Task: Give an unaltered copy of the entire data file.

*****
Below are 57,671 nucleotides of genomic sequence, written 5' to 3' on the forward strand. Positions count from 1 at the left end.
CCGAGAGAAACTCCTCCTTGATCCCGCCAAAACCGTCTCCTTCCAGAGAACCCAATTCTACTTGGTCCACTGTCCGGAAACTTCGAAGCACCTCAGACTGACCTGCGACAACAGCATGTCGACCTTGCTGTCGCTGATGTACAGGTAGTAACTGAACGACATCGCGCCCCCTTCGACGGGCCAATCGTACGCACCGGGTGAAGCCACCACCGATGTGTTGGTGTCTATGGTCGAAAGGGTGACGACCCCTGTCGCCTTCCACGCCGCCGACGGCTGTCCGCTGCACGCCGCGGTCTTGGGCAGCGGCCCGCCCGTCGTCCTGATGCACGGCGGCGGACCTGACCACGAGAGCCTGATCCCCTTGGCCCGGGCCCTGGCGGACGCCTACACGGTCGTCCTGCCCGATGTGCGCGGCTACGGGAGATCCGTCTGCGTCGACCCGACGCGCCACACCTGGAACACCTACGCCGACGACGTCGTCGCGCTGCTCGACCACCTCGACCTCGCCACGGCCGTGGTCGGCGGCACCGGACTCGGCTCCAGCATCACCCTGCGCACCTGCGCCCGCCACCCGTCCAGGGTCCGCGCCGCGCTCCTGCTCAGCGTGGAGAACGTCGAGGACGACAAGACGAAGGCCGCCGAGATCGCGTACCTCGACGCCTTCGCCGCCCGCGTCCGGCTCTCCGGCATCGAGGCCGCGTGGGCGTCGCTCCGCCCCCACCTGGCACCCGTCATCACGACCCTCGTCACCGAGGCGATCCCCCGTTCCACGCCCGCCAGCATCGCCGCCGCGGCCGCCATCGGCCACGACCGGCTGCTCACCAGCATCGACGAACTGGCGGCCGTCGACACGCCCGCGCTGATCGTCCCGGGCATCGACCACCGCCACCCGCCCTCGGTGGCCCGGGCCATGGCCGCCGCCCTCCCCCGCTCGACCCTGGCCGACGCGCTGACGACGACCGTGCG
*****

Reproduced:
Below are 57,671 nucleotides of genomic sequence, written 5' to 3' on the forward strand. Positions count from 1 at the left end.
CCGAGAGAAACTCCTCCTTGATCCCGCCAAAACCGTCTCCTTCCAGAGAACCCAATTCTACTTGGTCCACTGTCCGGAAACTTCGAAGCACCTCAGACTGACCTGCGACAACAGCATGTCGACCTTGCTGTCGCTGATGTACAGGTAGTAACTGAACGACATCGCGCCCCCTTCGACGGGCCAATCGTACGCACCGGGTGAAGCCACCACCGATGTGTTGGTGTCTATGGTCGAAAGGGTGACGACCCCTGTCGCCTTCCACGCCGCCGACGGCTGTCCGCTGCACGCCGCGGTCTTGGGCAGCGGCCCGCCCGTCGTCCTGATGCACGGCGGCGGACCTGACCACGAGAGCCTGATCCCCTTGGCCCGGGCCCTGGCGGACGCCTACACGGTCGTCCTGCCCGATGTGCGCGGCTACGGGAGATCCGTCTGCGTCGACCCGACGCGCCACACCTGGAACACCTACGCCGACGACGTCGTCGCGCTGCTCGACCACCTCGACCTCGCCACGGCCGTGGTCGGCGGCACCGGACTCGGCTCCAGCATCACCCTGCGCACCTGCGCCCGCCACCCGTCCAGGGTCCGCGCCGCGCTCCTGCTCAGCGTGGAGAACGTCGAGGACGACAAGACGAAGGCCGCCGAGATCGCGTACCTCGACGCCTTCGCCGCCCGCGTCCGGCTCTCCGGCATCGAGGCCGCGTGGGCGTCGCTCCGCCCCCACCTGGCACCCGTCATCACGACCCTCGTCACCGAGGCGATCCCCCGTTCCACGCCCGCCAGCATCGCCGCCGCGGCCGCCATCGGCCACGACCGGCTGCTCACCAGCATCGACGAACTGGCGGCCGTCGACACGCCCGCGCTGATCGTCCCGGGCATCGACCACCGCCACCCGCCCTCGGTGGCCCGGGCCATGGCCGCCGCCCTCCCCCGCTCGACCCTGGCCGACGCGCTGACGACGACCGTGCG